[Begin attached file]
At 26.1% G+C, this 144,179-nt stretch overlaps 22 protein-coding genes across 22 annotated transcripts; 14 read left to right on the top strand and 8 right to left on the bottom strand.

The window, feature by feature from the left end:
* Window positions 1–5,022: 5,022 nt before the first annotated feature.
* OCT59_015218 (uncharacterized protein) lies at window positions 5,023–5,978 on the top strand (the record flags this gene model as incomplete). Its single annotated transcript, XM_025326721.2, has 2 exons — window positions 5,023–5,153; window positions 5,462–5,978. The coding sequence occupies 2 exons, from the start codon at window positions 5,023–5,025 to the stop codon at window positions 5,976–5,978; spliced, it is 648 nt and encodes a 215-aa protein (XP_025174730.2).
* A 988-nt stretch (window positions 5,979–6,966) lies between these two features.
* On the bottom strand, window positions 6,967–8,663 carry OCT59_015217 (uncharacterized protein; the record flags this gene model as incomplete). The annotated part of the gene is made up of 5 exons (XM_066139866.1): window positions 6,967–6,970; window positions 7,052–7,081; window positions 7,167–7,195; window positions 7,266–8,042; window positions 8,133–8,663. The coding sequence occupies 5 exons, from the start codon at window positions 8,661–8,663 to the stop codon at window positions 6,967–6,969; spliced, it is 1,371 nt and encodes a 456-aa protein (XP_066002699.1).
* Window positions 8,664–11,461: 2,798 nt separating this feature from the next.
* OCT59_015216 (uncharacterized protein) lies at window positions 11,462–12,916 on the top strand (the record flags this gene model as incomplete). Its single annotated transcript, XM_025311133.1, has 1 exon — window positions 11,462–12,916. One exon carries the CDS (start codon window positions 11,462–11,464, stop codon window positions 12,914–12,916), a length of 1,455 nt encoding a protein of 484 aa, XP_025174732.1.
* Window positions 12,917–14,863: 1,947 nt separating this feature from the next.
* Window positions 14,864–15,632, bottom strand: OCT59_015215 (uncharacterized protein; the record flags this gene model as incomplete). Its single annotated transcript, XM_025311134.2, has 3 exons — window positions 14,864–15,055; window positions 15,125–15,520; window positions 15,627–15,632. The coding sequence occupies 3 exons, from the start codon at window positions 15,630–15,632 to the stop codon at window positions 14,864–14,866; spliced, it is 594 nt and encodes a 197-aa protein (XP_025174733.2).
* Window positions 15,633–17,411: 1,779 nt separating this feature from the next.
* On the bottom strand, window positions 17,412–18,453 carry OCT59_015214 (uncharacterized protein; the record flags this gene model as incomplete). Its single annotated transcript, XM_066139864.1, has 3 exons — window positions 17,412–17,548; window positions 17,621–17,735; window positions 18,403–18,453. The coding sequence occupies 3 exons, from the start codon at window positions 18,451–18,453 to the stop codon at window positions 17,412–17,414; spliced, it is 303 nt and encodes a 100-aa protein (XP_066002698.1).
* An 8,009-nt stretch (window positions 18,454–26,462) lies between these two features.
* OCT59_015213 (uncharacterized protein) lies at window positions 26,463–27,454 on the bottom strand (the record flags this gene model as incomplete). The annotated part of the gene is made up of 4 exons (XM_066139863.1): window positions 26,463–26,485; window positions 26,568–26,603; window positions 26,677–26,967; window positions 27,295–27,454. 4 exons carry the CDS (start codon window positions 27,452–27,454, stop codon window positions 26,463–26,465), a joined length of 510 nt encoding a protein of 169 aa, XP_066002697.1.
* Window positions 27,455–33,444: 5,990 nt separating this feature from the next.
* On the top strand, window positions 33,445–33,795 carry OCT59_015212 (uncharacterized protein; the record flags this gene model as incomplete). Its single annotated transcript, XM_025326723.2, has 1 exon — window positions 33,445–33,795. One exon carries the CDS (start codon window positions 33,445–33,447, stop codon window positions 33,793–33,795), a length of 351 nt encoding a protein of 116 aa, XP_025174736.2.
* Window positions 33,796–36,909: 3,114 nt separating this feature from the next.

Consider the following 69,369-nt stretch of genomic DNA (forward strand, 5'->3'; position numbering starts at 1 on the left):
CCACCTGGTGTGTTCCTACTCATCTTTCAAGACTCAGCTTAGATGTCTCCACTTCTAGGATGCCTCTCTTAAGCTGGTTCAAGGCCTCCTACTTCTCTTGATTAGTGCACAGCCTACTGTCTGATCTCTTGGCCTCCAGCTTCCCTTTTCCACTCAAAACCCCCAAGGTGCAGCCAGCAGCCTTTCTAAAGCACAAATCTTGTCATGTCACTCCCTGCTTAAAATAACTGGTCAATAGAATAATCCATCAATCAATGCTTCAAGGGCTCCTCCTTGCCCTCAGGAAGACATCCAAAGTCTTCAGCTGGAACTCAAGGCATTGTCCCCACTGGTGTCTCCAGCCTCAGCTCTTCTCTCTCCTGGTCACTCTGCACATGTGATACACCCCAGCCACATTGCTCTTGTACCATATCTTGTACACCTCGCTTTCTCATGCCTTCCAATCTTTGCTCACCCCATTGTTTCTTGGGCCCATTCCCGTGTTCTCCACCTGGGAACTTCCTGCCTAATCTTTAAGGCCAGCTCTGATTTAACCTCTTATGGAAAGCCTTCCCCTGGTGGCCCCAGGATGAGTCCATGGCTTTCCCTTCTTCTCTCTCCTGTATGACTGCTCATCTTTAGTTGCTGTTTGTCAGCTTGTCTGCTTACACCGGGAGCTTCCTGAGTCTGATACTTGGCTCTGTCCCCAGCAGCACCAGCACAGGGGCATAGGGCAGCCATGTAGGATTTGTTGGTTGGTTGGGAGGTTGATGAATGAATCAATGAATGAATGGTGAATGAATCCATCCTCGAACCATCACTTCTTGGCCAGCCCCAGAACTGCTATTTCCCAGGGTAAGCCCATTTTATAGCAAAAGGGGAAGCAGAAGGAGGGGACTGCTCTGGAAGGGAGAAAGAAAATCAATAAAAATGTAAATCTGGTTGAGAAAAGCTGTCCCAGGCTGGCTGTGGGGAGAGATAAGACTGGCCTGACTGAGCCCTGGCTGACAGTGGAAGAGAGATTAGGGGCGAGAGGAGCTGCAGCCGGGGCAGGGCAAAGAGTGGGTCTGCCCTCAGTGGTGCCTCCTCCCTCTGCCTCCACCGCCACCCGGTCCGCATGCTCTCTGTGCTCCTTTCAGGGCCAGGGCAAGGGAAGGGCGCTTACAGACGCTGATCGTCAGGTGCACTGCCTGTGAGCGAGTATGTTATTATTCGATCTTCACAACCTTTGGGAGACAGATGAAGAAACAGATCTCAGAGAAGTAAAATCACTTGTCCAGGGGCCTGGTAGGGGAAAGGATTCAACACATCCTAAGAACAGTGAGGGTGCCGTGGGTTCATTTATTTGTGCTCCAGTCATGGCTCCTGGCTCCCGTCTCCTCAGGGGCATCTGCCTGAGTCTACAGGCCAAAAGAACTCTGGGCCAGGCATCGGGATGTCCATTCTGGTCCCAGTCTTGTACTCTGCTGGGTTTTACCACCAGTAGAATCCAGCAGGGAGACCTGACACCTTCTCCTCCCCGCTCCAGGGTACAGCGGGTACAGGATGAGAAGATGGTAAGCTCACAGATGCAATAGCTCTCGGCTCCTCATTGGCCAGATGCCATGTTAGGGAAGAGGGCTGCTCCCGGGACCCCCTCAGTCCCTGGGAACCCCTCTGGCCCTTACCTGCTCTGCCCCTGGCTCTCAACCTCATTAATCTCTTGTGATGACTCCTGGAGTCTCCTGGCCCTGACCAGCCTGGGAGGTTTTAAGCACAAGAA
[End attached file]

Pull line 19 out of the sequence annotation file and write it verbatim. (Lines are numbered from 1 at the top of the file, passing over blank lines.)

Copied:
CCACCTGGTGTGTTCCTACTCATCTTTCAAGACTCAGCTTAGATGTCTCCACTTCTAGGATGCCTCTCTTAAGCTGGTTCAAGGCCTCCTACTTCTCTTGATTAGTGCACAGCCTACTGTCTGATCTCTTGGCCTCCAGCTTCCCTTTTCCACTCAAAACCCCCAAGGTGCAGCCAGCAGCCTTTCTAAAGCACAAATCTTGTCATGTCACTCCCTGCTTAAAATAACTGGTCAATAGAATAATCCATCAATCAATGCTTCAAGGGCTCCTCCTTGCCCTCAGGAAGACATCCAAAGTCTTCAGCTGGAACTCAAGGCATTGTCCCCACTGGTGTCTCCAGCCTCAGCTCTTCTCTCTCCTGGTCACTCTGCACATGTGATACACCCCAGCCACATTGCTCTTGTACCATATCTTGTACACCTCGCTTTCTCATGCCTTCCAATCTTTGCTCACCCCATTGTTTCTTGGGCCCATTCCCGTGTTCTCCACCTGGGAACTTCCTGCCTAATCTTTAAGGCCAGCTCTGATTTAACCTCTTATGGAAAGCCTTCCCCTGGTGGCCCCAGGATGAGTCCATGGCTTTCCCTTCTTCTCTCTCCTGTATGACTGCTCATCTTTAGTTGCTGTTTGTCAGCTTGTCTGCTTACACCGGGAGCTTCCTGAGTCTGATACTTGGCTCTGTCCCCAGCAGCACCAGCACAGGGGCATAGGGCAGCCATGTAGGATTTGTTGGTTGGTTGGGAGGTTGATGAATGAATCAATGAATGAATGGTGAATGAATCCATCCTCGAACCATCACTTCTTGGCCAGCCCCAGAACTGCTATTTCCCAGGGTAAGCCCATTTTATAGCAAAAGGGGAAGCAGAAGGAGGGGACTGCTCTGGAAGGGAGAAAGAAAATCAATAAAAATGTAAATCTGGTTGAGAAAAGCTGTCCCAGGCTGGCTGTGGGGAGAGATAAGACTGGCCTGACTGAGCCCTGGCTGACAGTGGAAGAGAGATTAGGGGCGAGAGGAGCTGCAGCCGGGGCAGGGCAAAGAGTGGGTCTGCCCTCAGTGGTGCCTCCTCCCTCTGCCTCCACCGCCACCCGGTCCGCATGCTCTCTGTGCTCCTTTCAGGGCCAGGGCAAGGGAAGGGCGCTTACAGACGCTGATCGTCAGGTGCACTGCCTGTGAGCGAGTATGTTATTATTCGATCTTCACAACCTTTGGGAGACAGATGAAGAAACAGATCTCAGAGAAGTAAAATCACTTGTCCAGGGGCCTGGTAGGGGAAAGGATTCAACACATCCTAAGAACAGTGAGGGTGCCGTGGGTTCATTTATTTGTGCTCCAGTCATGGCTCCTGGCTCCCGTCTCCTCAGGGGCATCTGCCTGAGTCTACAGGCCAAAAGAACTCTGGGCCAGGCATCGGGATGTCCATTCTGGTCCCAGTCTTGTACTCTGCTGGGTTTTACCACCAGTAGAATCCAGCAGGGAGACCTGACACCTTCTCCTCCCCGCTCCAGGGTACAGCGGGTACAGGATGAGAAGATGGTAAGCTCACAGATGCAATAGCTCTCGGCTCCTCATTGGCCAGATGCCATGTTAGGGAAGAGGGCTGCTCCCGGGACCCCCTCAGTCCCTGGGAACCCCTCTGGCCCTTACCTGCTCTGCCCCTGGCTCTCAACCTCATTAATCTCTTGTGATGACTCCTGGAGTCTCCTGGCCCTGACCAGCCTGGGAGGTTTTAAGCACAAGAA